Hoppin' John was originally a Lowcountry dish before spreading throughout the South. We’ve chosen this simple, yet rich dish to celebrate our ancestors who created something from close to nothing. Rarely given much to eat in the way of animal protein, slaves resorted to utilizing the discarded meat cuts their captors deemed unworthy. Cuts we find so frequently in modern African-American cuisine, as a way to add much-needed nutrition to their meager diets: ham hocks, fatback, pigs' feet, pig intestines, tails, and snouts. Yet from these cast-offs, magic was made and truly American cuisine was born.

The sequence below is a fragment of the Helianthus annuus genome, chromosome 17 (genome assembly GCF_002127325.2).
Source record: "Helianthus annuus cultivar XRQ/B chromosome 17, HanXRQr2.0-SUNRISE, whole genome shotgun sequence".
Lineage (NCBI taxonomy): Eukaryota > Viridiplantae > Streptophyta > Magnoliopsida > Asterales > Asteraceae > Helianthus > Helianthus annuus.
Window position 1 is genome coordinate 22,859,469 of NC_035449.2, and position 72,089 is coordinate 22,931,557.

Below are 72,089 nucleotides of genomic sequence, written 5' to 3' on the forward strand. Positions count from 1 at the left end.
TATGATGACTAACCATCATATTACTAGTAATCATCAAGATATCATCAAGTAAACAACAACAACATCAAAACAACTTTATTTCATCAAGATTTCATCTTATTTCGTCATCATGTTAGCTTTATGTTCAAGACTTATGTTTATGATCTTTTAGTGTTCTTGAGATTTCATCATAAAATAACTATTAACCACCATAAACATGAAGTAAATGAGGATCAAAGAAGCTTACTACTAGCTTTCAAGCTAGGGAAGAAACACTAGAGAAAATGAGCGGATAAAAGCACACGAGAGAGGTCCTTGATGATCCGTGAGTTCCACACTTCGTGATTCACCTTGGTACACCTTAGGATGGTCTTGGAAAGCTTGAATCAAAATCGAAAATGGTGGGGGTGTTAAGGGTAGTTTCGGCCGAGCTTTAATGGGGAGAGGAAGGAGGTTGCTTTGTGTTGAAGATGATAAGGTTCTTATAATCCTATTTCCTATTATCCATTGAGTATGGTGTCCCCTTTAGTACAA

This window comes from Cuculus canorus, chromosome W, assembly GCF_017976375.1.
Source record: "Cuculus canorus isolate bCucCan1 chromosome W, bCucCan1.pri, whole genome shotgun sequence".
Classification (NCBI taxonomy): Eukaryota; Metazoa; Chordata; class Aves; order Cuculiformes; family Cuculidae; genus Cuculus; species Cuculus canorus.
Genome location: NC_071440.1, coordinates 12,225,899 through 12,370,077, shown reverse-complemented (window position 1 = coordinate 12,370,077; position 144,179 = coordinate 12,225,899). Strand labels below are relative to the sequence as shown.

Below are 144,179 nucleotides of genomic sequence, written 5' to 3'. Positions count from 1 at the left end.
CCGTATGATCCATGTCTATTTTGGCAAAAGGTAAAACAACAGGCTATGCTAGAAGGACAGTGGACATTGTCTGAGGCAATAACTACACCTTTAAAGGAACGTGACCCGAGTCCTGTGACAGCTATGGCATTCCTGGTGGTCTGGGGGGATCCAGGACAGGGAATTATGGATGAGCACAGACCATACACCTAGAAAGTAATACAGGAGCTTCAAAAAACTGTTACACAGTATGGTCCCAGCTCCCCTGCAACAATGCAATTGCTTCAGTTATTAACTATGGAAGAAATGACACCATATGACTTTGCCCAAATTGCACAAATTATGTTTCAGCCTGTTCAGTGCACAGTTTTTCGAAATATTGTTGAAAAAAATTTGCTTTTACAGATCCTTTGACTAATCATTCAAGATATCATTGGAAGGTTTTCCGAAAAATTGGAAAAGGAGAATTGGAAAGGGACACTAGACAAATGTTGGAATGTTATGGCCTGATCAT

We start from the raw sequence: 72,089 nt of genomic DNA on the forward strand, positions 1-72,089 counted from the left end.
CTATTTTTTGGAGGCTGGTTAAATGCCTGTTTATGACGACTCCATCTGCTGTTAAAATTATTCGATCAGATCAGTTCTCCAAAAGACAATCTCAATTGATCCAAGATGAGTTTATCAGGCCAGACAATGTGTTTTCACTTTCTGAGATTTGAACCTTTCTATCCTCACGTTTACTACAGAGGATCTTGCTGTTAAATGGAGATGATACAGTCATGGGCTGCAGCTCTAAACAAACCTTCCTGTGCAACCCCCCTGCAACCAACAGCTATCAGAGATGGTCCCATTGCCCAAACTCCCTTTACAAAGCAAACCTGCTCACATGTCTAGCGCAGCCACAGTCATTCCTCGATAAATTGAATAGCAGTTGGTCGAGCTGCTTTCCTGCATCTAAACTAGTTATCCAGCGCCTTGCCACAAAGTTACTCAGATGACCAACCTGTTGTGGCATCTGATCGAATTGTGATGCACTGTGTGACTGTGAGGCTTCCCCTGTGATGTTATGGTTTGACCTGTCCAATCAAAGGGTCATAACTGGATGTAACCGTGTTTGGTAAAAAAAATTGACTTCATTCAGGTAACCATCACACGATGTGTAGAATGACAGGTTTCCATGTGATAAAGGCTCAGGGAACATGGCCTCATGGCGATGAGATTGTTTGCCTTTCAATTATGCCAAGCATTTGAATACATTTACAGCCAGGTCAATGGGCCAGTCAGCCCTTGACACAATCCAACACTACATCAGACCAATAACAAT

Most commonly served on New Year’s Day, the black-eyed peas symbolize a coming year filled with luck, fortune, and romance. During these difficult times, we could use more of all three, don’t you think? Read more about the history of Juneteenth.